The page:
Abolitionists Remember: Antislavery Autobiographies & the Unfinished Work of Emancipation

By Julie Roy Jeffrey | Go to book overview

NOTES

ABBREVIATIONS
BHLBentley Historical Library, University of Michigan, Ann Arbor, Mich.
CCCACleveland-Colby-Colgate Archives, Susan Colgate Cleveland Library, Colby Sawyer College, New London, N.H.
CULCornell University Library, Ithaca, N.Y.
HLHoughton Library, Harvard University, Cambridge, Mass.
HSPHistorical Society of Pennsylvania, Philadelphia, Pa.
LCLibrary of Congress, Washington, D.C.
NAMNorth AmericanReview
NASNational Anti-SlaveryStandard
WCLWhittier College Library, Whittier, Calif.

INTRODUCTION

1. John G. Whittier, “The Anti-Slavery Convention of 1833,” Atlantic Monthly 33 (1874): 171.

2. “Editor’s Easy Chair,” Harper’s 36 (1868): 813; Whittier, “Convention,” 169. See also Eugene Exman, The House of Harper: One Hundred and Fifty Years of Publishing (New York: Harper & Row, 1967), 259.

3. “Topics of the Times,” Scribner’s 8 (1874): 374; Thomas L. Connelly and Barbara L. Bellows, God and General Longstreet: The Lost Cause and the Southern Mind (Baton Rouge: Louisiana State University Press, 1982), 48.

4. Michael Kammen, Mystic Chords of Memory: The Transformation of Tradition in American Culture (New York: Alfred A. Knopf, 1991), 3, 4–14.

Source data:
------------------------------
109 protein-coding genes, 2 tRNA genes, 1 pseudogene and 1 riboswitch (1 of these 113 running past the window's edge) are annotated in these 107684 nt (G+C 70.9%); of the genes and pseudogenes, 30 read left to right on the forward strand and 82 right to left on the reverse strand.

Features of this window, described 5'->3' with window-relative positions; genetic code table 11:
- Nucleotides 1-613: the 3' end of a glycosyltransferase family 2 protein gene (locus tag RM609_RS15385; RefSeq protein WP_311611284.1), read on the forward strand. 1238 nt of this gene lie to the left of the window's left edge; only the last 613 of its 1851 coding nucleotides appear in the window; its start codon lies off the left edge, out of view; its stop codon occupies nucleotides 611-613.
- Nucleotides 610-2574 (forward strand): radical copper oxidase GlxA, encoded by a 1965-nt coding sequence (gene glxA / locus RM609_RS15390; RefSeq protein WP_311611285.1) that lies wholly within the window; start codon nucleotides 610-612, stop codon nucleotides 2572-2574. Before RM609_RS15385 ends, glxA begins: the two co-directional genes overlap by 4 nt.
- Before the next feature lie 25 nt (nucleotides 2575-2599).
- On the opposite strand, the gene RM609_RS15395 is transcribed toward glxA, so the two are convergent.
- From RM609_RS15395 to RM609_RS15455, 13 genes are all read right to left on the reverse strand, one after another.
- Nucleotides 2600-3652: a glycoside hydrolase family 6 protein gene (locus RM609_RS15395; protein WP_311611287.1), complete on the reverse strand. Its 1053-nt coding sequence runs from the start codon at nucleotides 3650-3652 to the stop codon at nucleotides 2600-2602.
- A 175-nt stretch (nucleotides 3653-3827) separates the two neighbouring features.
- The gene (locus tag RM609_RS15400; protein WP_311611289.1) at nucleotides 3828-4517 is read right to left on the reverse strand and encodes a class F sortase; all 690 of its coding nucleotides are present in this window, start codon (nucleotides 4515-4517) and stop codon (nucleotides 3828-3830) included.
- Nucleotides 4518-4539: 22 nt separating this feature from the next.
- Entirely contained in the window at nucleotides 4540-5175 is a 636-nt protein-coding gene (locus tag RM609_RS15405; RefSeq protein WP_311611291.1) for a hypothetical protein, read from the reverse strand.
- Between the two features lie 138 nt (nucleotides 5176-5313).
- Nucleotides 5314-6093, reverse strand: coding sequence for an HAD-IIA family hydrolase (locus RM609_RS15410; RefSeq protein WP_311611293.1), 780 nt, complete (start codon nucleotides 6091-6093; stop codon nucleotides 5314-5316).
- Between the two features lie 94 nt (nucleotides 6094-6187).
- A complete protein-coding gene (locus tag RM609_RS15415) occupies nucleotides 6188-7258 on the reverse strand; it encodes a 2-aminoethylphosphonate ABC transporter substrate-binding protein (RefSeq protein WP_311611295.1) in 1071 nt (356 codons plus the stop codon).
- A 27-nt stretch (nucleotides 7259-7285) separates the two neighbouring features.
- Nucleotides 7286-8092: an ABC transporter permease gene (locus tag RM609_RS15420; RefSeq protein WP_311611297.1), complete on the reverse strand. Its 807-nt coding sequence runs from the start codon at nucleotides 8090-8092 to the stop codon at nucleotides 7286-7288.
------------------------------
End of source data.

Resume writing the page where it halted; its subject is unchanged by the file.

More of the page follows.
5. This is the point that Kathleen Diffley makes in Where My Heart Is Turning Ever: Civil War Stories and Constitutional Reform, 1861–1876 (Athens: University of Georgia Press, 1992), xviii.

6. The scholarship on Civil War memory is large. Some of the more important works include David W. Blight, Race and Reunion: The Civil War in American Memory (Cambridge, Mass.: Harvard University Press, 2001) and Frederick Douglass’ Civil War: Keeping the Faith in Jubilee (Baton Rouge: Louisiana State University Press, 1989); W. Fitzhugh Brundage, ed., Where These Memories Grow: History, Memory, and Southern Identity (Chapel Hill: University of North Carolina Press, 2000); Gary W. Gallagher and Alan T. Nolan, eds., The Myth of the Lost Cause and Civil War History (Bloomington: Indiana University Press, 2000); Matthew J. Grow, “The Shadow of the Civil War: A Historiography of Civil War Memory,” American Nineteenth Century History 4 (Summer 2003): 77–103; Mitchell A. Kachun, “The Faith that the Dark Past Has Taught Us: African-American Commemorations in the North and West

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